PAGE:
(Not true, it's been in planning for a year).
But how does one run a massive war simulation
? Well, you just find yourself a copy of OneSAF
] or JSAF
(uh, among others
]) and you're good to go. (Previously on Metafilter: MC '02
posted by Fidel Cashflow
on Jun 22, 2006 -
a Eugene soldier, has been arrested for refusing to return to Iraq after leave. She reports that she was sexually harassed
by superiors. She was picked up at home by Homeland Security agents (according to local heresay) and held in Lane County Jail overnight, before being transferred to Fort Lewis in Washington.
More local news here.
(Disclaimer: I attempted to link a Military.com story on it, for balance, but was unable to.)
posted by Danf
on Jun 15, 2006 -
When I Came Home:
Iraq War veteran Herold Noel suffers from post-traumatic stress disorder and lives out of his car in Brooklyn. Using Noel's story as a fulcrum, this doc examines the wider issue of homeless U.S. military veterans-from Vietnam to Iraq-who have to fight tooth-and-nail to receive the benefits promised to them by their government.
posted by riley370
on May 21, 2006 -
Stitching Together Lives Torn Apart.
In a war with no fixed front, military hospitals in Iraq are closer than ever to the places where American troops are felled — most often by roadside bombs, but also by rockets, mortars and gunshots. Many of the most seriously wounded would have died in previous wars. In Vietnam, soldiers often bled to death before reaching a hospital. Because the wounded in Iraq are evacuated so quickly, 96% of those who make it alive to the Balad and Baghdad hospitals are saved. On the battlefield, medics are better-prepared. The lowliest grunt is given specialized lifesaver training. New blood-clotting agents and improved field bandages have helped save lives.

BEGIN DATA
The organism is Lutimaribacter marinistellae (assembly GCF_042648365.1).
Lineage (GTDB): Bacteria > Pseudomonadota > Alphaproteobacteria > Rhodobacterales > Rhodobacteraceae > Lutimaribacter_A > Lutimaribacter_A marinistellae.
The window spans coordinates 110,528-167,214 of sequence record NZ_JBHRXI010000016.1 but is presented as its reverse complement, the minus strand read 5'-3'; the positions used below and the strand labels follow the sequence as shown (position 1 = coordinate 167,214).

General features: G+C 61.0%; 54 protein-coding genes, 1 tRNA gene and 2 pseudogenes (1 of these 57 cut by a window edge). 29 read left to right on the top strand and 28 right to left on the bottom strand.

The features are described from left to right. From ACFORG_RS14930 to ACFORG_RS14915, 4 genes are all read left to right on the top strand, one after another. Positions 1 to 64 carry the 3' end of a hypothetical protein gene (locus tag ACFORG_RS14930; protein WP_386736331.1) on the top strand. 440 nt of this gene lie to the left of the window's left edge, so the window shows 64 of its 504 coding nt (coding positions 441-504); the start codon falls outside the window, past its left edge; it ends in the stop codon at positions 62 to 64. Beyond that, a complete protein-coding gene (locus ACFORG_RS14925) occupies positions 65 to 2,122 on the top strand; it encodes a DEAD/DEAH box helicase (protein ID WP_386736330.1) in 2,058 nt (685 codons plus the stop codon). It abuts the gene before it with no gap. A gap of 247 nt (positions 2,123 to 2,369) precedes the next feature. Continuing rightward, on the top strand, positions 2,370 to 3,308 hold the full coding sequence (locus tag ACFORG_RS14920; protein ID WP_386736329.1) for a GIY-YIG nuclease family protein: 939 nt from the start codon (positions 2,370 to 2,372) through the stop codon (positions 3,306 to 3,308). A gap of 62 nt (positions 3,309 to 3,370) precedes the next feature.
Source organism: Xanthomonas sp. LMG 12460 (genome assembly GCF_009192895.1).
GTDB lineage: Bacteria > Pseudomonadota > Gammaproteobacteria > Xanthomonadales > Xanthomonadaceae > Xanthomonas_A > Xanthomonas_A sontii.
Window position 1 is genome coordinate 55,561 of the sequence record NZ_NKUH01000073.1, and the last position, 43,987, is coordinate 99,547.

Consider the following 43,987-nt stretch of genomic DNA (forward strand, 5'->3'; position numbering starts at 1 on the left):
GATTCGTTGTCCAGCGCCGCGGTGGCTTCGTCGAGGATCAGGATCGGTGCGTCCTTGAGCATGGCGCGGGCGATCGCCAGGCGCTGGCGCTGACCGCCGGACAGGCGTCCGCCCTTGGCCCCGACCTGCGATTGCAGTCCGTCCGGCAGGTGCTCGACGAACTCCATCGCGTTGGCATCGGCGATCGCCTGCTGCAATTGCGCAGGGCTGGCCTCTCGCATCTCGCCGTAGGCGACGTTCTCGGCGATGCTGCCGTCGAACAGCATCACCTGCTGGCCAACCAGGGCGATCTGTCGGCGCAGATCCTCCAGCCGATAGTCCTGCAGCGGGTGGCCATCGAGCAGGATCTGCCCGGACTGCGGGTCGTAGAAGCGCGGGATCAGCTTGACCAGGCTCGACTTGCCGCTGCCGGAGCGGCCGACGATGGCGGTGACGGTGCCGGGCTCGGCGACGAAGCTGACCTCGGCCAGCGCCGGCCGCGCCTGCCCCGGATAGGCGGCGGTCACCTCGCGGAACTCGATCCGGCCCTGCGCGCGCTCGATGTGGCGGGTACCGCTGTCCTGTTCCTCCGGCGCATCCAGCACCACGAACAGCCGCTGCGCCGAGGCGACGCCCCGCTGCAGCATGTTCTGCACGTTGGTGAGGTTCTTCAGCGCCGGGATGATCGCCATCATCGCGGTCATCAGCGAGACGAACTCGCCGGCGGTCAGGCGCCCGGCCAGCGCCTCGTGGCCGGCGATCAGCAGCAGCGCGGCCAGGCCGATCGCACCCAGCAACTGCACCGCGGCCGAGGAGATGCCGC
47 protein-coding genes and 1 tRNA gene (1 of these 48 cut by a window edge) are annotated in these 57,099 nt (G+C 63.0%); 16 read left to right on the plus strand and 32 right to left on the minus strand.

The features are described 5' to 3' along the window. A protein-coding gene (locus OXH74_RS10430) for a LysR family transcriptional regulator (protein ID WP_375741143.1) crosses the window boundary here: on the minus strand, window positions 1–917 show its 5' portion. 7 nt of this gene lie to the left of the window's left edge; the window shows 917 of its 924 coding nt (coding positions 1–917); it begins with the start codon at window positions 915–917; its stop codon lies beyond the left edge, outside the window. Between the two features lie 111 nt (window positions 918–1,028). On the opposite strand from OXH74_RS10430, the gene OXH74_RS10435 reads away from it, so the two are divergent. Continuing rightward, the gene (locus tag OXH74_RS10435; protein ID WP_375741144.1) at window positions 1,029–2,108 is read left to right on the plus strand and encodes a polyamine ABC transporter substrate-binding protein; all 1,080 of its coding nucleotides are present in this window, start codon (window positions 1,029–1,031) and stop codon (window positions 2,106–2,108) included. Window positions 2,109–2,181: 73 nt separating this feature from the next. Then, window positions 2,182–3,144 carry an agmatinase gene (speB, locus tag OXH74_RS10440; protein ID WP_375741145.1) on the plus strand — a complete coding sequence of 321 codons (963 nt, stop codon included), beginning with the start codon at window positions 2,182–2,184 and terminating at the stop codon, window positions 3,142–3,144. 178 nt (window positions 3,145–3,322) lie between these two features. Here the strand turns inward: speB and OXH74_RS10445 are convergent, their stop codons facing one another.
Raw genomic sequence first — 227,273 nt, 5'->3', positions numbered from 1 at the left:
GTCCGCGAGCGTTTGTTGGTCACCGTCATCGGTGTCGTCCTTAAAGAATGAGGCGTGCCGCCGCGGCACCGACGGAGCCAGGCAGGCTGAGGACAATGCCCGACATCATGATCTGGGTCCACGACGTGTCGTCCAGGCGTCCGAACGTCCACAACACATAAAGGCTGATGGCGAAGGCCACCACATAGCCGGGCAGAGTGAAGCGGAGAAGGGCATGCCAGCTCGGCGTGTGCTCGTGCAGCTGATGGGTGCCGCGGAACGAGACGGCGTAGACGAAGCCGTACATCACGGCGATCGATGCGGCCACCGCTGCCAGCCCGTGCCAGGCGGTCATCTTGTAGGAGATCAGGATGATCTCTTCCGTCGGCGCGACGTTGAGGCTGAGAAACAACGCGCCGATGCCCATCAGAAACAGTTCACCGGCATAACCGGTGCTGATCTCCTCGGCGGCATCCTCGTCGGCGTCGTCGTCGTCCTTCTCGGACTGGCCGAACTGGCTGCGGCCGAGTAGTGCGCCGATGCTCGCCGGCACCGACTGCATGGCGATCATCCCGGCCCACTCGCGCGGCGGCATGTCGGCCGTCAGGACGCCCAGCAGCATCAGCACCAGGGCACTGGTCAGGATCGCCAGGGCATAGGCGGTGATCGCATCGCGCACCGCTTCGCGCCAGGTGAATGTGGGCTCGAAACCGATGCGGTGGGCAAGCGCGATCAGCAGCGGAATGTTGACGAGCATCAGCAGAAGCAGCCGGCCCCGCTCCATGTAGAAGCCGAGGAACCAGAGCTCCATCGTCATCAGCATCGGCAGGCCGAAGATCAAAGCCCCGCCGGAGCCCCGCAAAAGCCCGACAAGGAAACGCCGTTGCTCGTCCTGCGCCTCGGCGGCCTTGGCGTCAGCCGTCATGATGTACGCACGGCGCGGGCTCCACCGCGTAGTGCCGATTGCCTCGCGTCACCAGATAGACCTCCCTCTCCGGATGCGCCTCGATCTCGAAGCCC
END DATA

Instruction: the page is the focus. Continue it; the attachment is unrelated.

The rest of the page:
The amputation rate in Iraq is double that of previous wars. Many soldiers face the rest of their lives without arms or legs, or with severe brain damage. The LATimes special reporting: The Lifeline (graphic photo)
, part one of three.
posted by PenguinBukkake
on Apr 1, 2006 -
are supposed to come home with their coffins draped with the American flag -- greeted by a color guard. But in reality, many are arriving as freight on commercial airliners -- stuffed in the belly of a plane with suitcases and other cargo."
posted by EarBucket
on Dec 10, 2005 -
It sounds a lot like science fiction.
It moves at the speed of light and it can penetrate walls. The U.S. military has firepower that uses electromagnetic energy to blind, stun or kill targets. Defense contractors are eager, but the weapons
are not yet being deployed.
posted by dsquid
on Jul 12, 2005 -
To be successful, an occupation such as that contemplated after any hostilities in Iraq requires much detailed interagency planning, many forces, multi-year military commitment, and a national commitment to nation-building... To conduct their share of the essential tasks that must be accomplished to reconstruct an Iraqi state, military forces will be severely taxed in military police, civil affairs, engineer, and transportation units, in addition to possible severe security difficulties. The administration of an Iraqi occupation will be complicated by deep religious, ethnic, and tribal differences which dominate Iraqi society. U.S. forces may have to manage and adjudicate conflicts among Iraqis that they can barely comprehend. An exit strategy will require the establishment of political stability, which will be difficult to achieve given Iraq's fragmented population, weak political institutions, and propensity for rule by violence.
From the US Army War College in February 2003: Reconstructing Iraq: Insights, Challenges, and Missions for Military Forces in a Post-Conflict Scenario (PDF)
. From June 2005, Anthony Cordesman's analysis of factual misstatements in the President's recent address: Truth and spin on Iraq
. Foresight is 20/20. Irresponsibility and mendacity are timeless.
posted by y2karl